How To Use Flash – DSLR Camera Turotial
How To Use Flash – DSLR Camera Turotial
Flash can be essential in low light, particularly when you’re shooting living subjects. But it often ends up being a necessary evil, killing the atmosphere. Ironically, flash is often of more creative use in the hours of daylight.
Sometimes called ‘synchro sun’, and better known as ‘fill flash’, a burst of artificial light can be effective in practically any outdoor situation. What’s more, you don’t need any specialist kit – you can make do with the pop-up flash that comes built into most popular DSLRs.
The main restriction with the technique is that it only works if you’re the right distance away from the right subject. A range of 2-12ft is ideal, so the trick is great for portraits.
In bright sunshine, when you might think there’s enough light anyway, flash helps reduce the contrast on a subject, filling in the shadows that make eye sockets look dark and hide other facial details. On a dull, overcast day, a burst of flash has the opposite effect, adding contrast and making portraits more three-dimensional and colourful. And whatever the weather, the flash also gives a sparkle to people’s eyes by adding bright ‘catchlight’ reflections.
In its most basic form there’s little more to the technique than firing the pop-up flash and shooting. You need to be using the right exposure mode, though. Program (P) or Aperture Priority (A) work best if you have autofocus turned on and are using standard evaluative metering.
For a more creative fill flash effect, try switching to Aperture Priority (Av) mode. You can adjust the aperture as required and the shutter speed will change automatically to suit the ambient lighting conditions. Longer shutter speeds will be selected as necessary for smaller apertures or darker surroundings, with the added bonus of blurring background movement.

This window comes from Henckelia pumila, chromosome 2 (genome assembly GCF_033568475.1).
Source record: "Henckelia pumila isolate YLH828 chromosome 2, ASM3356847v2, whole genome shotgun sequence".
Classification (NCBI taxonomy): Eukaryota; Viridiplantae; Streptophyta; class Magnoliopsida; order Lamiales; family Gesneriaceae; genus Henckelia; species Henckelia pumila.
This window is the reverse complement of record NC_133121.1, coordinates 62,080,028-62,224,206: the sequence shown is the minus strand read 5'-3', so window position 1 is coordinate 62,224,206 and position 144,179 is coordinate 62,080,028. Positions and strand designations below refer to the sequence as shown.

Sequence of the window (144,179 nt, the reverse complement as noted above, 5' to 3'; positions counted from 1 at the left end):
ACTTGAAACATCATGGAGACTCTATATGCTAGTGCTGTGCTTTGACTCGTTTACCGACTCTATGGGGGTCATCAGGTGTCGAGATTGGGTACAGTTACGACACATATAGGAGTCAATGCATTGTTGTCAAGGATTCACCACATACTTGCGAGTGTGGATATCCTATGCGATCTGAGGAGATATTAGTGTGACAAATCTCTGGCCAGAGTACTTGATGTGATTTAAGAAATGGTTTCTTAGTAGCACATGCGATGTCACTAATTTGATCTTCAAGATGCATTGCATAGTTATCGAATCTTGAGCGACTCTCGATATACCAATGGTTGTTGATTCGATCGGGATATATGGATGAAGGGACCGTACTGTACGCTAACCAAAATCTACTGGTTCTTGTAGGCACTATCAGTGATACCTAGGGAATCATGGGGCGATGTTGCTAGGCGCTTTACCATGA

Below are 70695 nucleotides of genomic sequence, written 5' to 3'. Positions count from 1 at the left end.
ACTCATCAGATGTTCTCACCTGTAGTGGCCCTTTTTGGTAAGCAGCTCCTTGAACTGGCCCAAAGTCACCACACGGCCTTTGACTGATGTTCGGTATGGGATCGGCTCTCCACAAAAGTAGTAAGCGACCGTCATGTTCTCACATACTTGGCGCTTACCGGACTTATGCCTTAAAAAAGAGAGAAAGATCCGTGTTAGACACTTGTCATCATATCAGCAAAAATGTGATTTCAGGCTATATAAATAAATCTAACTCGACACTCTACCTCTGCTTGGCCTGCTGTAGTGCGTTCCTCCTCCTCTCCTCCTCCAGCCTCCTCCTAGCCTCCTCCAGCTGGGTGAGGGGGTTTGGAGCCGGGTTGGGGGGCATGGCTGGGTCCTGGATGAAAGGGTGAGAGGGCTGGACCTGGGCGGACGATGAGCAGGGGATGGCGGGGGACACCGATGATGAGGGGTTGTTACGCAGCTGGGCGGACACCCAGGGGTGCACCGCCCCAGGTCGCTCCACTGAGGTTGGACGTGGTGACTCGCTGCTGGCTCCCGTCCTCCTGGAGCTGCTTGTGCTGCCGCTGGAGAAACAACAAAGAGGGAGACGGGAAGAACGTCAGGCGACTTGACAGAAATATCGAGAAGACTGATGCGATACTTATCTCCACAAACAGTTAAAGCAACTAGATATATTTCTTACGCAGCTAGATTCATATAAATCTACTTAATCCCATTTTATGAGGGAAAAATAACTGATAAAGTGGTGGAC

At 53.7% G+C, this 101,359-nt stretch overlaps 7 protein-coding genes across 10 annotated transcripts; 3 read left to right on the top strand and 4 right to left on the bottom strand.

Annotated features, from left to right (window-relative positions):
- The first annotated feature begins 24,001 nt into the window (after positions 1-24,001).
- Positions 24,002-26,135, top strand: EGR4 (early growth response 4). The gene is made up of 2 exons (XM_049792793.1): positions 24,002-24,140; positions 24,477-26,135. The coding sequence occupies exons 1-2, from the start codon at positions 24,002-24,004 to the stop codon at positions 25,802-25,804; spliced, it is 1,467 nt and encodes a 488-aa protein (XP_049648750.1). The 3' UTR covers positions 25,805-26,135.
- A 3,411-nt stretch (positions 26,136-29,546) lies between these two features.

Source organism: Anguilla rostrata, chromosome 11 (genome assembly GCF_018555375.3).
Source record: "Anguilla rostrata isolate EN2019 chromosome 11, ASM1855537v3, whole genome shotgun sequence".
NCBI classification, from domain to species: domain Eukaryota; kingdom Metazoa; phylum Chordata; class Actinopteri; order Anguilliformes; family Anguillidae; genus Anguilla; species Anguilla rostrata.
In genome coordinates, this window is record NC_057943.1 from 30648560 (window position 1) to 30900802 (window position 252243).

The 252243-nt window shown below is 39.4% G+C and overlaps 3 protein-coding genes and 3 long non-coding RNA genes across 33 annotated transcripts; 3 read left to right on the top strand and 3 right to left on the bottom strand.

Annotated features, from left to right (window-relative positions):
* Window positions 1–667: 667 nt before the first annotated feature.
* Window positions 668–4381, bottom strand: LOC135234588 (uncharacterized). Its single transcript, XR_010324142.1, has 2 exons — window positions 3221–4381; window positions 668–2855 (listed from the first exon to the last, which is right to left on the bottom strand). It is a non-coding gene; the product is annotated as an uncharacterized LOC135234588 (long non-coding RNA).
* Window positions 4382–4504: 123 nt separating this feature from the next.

Meanwhile, the main foreground subject can be kept sharp by the very short duration of the flash. Watch out for large apertures (such as f/4) in bright conditions as there is a danger the background will be overexposed, as the top shutter speed your camera can use with flash is usually 1/200 sec or 1/250 sec (depending on the model).
If this proves a problem the shutter speed will flash in the viewfinder – and you then need to lower the ISO or set a narrower aperture until the shutter speed readout stops flashing.
The beauty of fill flash is that you combine two exposures – one taken using daylight, and the other with flash. By varying the settings you can make the fill flash effect stronger or weaker, which is handy for increasing or decreasing the brightness of the background independently of the subject. Let’s see how it’s done…
Get perfect portraits with fill flash
For fill flash, the easiest exposure mode to use is Program (P). This sets the aperture and shutter speed for you, for a balanced exposure with flash. Use matrix metering, and the AF points so that the camera knows where the subject is in the frame. Now pop up the flash.
Auto exposure is often perfect, but you can play with the settings to make the fill flash effect stronger or more subtle. To make the background look darker – to make a sky look more blue, say – you need exposure compensation. Try -1.0 (one stop underexposed).
The exposure compensation will make the foreground and background darker. To ensure that the subject is properly lit, adjust the flash power. Press the flash pop-up button and turn the front dial. On cameras such as the D3100, press +/- Exposure Compensation, too.
Set the Flash Exposure Compensation to +1.0 (one stop over). This is the maximum allowed, although you can turn the power down to -3.0). Take a picture and the subject will be properly exposed but the background will be darkened by the new setting.
Top tips for using fill flash
01 Take it slow
Leave your pop-up flash set to Slow for better fill flash shots at dusk. Just press the pop-up flash button and turn the dial.
To increase the range of the built-in flash, change the ISO. Going from 100 to 800 ups the range from 2.1m to 6m at f/5.6.
Lens hoods can cause problems with fill flash, particularly when you’re close to a subject. To avoid shadows, take hoods off!
For more exposure control use Aperture Priority (A). If you see ‘Hi’ in the shutter speed readout, reduce the ISO or step down aperture.
Article From = http://www.digitalcameraworld.com/2012/05/20/master-fill-flash-in-4-easy-steps/